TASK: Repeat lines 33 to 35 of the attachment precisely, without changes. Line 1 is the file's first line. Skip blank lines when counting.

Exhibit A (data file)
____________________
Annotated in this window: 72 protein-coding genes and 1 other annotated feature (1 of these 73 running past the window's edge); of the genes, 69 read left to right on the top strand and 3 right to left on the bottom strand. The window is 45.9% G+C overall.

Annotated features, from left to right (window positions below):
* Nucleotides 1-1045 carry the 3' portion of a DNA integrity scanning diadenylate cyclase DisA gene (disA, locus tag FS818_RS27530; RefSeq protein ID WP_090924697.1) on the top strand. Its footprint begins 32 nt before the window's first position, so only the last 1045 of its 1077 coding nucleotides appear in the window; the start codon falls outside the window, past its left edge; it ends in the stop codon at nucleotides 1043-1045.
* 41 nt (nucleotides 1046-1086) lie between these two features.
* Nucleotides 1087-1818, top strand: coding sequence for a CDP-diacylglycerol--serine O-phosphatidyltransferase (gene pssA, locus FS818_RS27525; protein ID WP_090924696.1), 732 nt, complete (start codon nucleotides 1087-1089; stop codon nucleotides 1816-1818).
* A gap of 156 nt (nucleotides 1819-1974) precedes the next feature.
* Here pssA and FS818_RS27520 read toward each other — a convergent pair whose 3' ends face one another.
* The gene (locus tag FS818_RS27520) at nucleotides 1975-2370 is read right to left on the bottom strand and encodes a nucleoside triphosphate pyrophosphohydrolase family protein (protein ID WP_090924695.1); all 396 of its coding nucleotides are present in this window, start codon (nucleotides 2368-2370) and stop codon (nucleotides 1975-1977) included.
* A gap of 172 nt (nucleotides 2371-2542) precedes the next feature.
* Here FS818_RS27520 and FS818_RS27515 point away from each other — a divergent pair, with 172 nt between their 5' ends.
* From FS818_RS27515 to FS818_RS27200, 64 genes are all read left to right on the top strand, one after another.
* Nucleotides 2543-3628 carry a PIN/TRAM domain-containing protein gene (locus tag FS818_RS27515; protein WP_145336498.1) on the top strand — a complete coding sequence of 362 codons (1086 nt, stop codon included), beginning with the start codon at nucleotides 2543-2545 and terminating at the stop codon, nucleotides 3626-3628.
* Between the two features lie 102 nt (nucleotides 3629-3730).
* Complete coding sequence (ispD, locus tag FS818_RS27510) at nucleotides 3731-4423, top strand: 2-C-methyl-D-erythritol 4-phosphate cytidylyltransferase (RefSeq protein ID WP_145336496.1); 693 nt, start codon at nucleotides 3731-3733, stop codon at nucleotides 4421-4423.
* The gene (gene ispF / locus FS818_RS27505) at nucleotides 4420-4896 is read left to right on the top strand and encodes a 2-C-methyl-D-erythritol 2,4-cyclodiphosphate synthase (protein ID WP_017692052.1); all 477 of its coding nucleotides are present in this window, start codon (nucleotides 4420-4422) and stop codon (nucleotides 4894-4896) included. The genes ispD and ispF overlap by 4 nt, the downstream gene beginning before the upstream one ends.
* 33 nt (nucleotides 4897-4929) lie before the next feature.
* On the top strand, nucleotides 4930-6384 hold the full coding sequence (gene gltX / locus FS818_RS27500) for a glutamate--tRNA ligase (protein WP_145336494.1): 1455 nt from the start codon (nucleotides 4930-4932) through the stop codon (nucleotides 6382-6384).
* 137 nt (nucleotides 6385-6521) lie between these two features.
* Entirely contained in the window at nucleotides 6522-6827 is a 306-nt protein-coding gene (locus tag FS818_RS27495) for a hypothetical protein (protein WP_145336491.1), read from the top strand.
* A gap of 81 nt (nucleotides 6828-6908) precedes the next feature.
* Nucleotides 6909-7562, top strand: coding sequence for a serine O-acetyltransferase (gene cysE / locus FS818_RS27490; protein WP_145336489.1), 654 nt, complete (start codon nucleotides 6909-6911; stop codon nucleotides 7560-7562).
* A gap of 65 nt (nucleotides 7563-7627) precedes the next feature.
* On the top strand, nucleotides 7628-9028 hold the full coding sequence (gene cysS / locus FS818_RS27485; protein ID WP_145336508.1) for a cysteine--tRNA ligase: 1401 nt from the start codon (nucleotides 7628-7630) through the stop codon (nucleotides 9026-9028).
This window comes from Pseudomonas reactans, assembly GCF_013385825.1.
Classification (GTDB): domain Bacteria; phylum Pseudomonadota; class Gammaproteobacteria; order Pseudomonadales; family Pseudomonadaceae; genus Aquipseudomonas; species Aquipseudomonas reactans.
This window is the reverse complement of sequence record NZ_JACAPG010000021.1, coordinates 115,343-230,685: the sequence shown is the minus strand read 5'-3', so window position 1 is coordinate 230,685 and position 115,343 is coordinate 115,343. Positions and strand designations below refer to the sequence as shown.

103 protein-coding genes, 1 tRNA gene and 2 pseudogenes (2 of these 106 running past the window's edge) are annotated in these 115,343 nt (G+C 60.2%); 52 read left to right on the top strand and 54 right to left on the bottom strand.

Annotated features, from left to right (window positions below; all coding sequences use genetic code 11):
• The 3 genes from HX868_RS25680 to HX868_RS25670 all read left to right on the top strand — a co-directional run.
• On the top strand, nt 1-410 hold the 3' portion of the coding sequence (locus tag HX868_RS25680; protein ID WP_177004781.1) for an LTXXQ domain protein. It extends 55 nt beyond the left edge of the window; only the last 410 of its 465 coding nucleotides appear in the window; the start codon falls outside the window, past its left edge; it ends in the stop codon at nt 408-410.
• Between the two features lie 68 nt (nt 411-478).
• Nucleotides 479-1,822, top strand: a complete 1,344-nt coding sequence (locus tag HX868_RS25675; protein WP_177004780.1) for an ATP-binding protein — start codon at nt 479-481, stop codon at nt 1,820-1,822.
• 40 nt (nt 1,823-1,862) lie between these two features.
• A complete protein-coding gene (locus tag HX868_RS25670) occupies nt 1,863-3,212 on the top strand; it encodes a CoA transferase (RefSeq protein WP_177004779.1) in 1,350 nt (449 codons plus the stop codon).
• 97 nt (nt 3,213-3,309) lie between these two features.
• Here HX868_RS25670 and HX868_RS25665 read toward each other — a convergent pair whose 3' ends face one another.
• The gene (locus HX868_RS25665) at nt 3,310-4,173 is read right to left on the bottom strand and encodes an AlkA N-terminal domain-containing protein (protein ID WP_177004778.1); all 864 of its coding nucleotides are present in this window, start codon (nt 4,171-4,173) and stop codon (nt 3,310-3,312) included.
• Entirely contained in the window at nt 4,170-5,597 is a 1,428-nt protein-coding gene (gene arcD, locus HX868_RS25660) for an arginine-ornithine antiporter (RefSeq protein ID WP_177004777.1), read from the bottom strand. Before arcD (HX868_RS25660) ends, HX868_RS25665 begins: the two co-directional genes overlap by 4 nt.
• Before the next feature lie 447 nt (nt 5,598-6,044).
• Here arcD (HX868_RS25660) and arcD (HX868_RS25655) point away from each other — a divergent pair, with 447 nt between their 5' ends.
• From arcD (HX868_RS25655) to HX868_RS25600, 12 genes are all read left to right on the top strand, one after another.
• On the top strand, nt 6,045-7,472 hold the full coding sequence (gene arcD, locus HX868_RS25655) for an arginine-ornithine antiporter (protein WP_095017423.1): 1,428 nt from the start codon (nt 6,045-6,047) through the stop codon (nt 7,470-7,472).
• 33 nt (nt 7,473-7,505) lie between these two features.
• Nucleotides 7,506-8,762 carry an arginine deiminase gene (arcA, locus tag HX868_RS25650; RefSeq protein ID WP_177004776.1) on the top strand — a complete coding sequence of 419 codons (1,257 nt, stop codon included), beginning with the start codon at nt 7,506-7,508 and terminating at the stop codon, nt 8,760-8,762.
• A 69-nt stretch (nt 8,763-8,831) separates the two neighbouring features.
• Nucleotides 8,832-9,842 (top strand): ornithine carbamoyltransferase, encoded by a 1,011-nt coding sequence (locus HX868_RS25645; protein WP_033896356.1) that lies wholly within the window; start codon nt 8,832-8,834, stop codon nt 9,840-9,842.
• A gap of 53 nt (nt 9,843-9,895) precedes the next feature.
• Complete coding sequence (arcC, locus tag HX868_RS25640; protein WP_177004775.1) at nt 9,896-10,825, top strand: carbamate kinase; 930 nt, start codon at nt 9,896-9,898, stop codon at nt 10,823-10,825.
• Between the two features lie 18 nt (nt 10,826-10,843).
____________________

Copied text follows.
• 40 nt (nt 1,823-1,862) lie between these two features.
• A complete protein-coding gene (locus tag HX868_RS25670) occupies nt 1,863-3,212 on the top strand; it encodes a CoA transferase (RefSeq protein WP_177004779.1) in 1,350 nt (449 codons plus the stop codon).
• 97 nt (nt 3,213-3,309) lie between these two features.